"Three years ago, we only had one CA, today we have five. We've made four to five internal promotions, promoting from within, as people have upskilled themselves. That's something I'm proud of because, in line with what we try to do in the education industry, we also providing people with the opportunity to upskill themselves and to broaden their horizons beyond the normal scope of work they're used to, and to develop a talent pool within the finance industry in SA."

What is your leadership style like - what are your strengths and weaknesses?
"I think my strengths stem from my international experience. Being a finance leader with the ability to be in tune with the different nuances of managing a diverse workforce, being emphatic to how people like to be managed and knowing what their motivation drivers are is a strength I derived from my global experience. I believe I am able to strike a balance to do that and simultaneously get the most from people and challenge them beyond their comfort zones for their own development."
"One of my shortcomings is that, as much as I've learnt how to communicate more succinctly, clearly with not just my subordinates but everyone else, I think that I need to communicate more; I need to be able to provide feedback and recognition to work that has been done in my team even more. In the South African working environment, people appreciate this more so than anywhere else; to be given feedback and to be recognised by senior leader in the organisation. I think this stems from my introvert nature: the focus and single-mindedness in terms of my work at times does not allow me to communicate and adequately acknowledge people."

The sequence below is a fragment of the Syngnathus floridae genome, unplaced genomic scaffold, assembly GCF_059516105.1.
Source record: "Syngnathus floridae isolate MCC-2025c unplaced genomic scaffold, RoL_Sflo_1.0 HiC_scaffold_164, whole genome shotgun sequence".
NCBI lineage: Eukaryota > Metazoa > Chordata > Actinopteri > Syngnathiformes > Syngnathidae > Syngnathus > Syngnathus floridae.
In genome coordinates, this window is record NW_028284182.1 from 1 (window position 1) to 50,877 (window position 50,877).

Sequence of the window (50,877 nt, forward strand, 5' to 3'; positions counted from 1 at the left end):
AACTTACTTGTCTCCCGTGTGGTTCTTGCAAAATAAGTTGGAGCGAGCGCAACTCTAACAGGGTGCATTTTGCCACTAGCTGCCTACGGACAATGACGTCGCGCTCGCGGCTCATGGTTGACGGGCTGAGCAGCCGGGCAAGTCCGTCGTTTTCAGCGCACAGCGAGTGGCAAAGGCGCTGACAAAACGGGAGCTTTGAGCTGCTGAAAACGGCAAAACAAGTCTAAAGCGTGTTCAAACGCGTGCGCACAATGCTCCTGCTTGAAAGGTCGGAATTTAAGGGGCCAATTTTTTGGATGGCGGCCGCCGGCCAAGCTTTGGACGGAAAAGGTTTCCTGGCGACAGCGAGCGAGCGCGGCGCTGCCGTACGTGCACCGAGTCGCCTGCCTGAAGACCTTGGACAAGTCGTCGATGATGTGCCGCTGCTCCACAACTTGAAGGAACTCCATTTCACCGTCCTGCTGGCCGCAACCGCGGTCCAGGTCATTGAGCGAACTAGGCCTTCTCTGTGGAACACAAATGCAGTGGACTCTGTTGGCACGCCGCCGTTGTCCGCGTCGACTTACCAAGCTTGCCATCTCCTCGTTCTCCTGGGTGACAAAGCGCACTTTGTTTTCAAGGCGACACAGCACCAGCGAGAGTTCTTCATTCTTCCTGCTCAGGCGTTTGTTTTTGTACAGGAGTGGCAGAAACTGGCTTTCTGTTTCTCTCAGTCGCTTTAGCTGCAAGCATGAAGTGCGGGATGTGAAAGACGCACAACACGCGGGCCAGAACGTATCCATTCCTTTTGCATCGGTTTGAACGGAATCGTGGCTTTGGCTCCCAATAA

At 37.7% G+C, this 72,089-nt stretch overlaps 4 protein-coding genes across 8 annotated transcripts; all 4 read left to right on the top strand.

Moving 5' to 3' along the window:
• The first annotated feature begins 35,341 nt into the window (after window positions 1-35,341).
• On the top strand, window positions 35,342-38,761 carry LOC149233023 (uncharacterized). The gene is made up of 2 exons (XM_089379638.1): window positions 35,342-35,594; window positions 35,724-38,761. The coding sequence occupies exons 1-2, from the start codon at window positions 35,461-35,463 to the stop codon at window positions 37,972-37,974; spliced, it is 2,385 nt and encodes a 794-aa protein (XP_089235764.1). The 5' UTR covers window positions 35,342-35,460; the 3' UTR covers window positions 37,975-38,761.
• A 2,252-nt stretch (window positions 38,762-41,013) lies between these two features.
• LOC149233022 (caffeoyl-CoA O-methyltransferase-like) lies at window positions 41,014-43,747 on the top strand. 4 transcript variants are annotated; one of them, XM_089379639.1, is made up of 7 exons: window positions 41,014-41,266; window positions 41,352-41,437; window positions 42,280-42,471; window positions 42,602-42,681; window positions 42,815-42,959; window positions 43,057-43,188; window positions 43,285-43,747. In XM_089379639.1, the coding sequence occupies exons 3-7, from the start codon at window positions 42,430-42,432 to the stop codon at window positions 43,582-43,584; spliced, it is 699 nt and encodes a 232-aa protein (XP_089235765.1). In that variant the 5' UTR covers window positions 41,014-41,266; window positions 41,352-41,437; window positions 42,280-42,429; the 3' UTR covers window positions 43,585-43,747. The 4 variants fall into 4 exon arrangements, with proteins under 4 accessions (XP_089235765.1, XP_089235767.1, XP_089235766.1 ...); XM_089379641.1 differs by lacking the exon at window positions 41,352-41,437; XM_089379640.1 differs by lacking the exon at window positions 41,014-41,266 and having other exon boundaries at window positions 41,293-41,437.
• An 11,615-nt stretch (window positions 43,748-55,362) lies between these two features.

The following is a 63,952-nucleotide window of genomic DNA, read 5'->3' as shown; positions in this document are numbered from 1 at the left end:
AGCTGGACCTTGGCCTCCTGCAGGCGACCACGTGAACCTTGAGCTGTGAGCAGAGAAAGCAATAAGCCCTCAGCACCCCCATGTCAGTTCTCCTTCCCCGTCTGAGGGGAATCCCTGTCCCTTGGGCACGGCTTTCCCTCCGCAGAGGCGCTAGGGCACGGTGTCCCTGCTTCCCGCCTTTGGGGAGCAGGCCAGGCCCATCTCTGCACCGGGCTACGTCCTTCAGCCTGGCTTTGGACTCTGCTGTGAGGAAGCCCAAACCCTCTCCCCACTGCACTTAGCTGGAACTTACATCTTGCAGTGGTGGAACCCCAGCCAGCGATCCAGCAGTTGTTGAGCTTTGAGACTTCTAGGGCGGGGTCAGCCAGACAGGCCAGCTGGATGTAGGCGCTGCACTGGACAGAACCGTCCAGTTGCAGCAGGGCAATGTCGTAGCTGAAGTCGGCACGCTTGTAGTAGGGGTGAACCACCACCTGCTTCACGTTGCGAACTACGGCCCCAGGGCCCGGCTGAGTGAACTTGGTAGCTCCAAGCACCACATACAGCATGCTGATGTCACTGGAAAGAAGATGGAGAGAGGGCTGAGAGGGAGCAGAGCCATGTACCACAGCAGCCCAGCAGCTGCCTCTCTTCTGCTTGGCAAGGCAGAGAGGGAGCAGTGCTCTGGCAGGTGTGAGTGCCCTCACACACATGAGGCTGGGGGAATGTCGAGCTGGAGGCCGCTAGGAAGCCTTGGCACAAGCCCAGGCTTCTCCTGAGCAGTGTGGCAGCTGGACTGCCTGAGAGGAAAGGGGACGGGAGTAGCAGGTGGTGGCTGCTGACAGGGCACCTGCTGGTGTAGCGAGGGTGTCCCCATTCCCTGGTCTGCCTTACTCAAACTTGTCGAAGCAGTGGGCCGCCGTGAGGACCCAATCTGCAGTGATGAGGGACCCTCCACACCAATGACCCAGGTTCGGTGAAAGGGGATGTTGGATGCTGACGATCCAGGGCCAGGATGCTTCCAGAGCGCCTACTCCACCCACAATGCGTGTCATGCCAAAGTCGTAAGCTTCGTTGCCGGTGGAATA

Where to from here for you?
"I have African ambitions. I do hope that if ever I were to move into another role within or outside the organisation I work for, I would hope for an African assignment. I think there's so much potential in Africa, not just in the education space but across different industries, and this is something that's very appealing to me. I've seen first-hand how economic transformation can benefit a country. In my very first international assignment when I first started my career, I saw Vietnam the way a lot of people may have imagined it was - far behind in terms of infrastructure and education, but look today, it's almost unrecognisable. Some parts of Africa haven't lived up to their maximum potential. One of the key drivers for me when I took this assignment in South Africa was that I see the value in education and how education can help deliver this economic transformation in a country.